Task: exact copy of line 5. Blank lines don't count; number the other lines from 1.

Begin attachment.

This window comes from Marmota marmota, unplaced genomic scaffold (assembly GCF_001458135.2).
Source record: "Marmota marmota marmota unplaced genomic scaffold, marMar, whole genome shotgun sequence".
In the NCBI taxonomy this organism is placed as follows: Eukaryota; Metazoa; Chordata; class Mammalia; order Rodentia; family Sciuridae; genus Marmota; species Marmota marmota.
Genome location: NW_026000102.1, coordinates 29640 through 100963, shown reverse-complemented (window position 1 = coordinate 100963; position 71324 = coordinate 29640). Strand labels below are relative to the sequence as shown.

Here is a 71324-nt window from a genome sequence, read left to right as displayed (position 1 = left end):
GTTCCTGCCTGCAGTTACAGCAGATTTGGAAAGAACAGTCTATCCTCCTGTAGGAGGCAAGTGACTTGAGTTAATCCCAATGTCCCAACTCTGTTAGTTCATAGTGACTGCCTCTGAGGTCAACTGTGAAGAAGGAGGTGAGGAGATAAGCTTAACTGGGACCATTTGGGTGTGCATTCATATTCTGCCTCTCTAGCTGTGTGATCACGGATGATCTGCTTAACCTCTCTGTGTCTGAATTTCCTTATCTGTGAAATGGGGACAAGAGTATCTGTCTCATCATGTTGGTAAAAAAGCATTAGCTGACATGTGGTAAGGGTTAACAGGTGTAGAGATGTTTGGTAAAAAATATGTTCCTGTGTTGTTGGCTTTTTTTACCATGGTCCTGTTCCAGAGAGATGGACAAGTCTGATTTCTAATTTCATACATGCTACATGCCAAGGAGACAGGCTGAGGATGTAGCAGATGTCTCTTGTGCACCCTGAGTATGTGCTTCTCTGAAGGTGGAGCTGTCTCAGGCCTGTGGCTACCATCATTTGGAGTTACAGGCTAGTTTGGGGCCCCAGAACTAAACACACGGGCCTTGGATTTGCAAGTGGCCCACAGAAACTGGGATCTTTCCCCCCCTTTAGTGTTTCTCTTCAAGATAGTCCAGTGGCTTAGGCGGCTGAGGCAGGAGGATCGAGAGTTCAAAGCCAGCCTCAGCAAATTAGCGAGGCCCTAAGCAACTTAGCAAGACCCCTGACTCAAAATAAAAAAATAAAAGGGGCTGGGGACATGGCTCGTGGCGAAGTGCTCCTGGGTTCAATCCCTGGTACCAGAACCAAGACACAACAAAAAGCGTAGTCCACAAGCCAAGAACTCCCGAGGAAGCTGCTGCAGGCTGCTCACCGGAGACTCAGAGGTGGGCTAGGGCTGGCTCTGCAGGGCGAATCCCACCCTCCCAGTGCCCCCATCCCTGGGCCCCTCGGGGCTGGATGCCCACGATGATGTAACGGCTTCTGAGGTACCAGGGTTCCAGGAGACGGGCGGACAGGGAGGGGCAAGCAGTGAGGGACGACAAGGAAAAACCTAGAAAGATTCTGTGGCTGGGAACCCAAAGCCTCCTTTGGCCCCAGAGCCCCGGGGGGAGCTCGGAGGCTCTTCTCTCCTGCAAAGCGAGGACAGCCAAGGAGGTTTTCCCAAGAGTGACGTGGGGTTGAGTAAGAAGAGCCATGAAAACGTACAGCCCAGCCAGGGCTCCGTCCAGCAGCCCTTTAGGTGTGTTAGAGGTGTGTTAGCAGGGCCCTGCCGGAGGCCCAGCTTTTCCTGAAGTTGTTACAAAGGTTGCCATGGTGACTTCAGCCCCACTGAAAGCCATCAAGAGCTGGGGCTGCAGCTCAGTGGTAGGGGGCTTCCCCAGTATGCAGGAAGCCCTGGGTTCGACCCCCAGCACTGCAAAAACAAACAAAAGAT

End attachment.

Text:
Here is a 71324-nt window from a genome sequence, read left to right as displayed (position 1 = left end):